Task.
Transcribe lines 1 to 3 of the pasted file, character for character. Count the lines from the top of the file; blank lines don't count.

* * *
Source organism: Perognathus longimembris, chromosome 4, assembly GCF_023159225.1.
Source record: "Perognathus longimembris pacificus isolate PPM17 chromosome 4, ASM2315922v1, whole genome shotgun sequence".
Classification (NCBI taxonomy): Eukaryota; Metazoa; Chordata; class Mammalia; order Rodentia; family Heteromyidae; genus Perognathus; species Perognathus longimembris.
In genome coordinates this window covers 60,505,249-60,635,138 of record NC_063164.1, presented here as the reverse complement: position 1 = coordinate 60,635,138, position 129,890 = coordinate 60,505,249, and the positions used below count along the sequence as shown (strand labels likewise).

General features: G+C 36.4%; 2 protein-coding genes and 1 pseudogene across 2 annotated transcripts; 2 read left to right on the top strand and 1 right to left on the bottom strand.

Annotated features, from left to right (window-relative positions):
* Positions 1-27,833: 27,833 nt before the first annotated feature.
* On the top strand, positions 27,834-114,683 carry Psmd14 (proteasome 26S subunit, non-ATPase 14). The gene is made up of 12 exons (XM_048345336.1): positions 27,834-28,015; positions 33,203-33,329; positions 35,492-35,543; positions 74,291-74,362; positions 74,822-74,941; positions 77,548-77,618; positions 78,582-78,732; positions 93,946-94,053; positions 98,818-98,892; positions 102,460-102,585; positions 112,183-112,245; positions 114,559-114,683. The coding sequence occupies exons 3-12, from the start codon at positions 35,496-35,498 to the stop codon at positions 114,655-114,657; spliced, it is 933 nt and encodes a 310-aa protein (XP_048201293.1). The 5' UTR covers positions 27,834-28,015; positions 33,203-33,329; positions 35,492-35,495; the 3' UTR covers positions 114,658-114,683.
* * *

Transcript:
Source organism: Perognathus longimembris, chromosome 4, assembly GCF_023159225.1.
Source record: "Perognathus longimembris pacificus isolate PPM17 chromosome 4, ASM2315922v1, whole genome shotgun sequence".
Classification (NCBI taxonomy): Eukaryota; Metazoa; Chordata; class Mammalia; order Rodentia; family Heteromyidae; genus Perognathus; species Perognathus longimembris.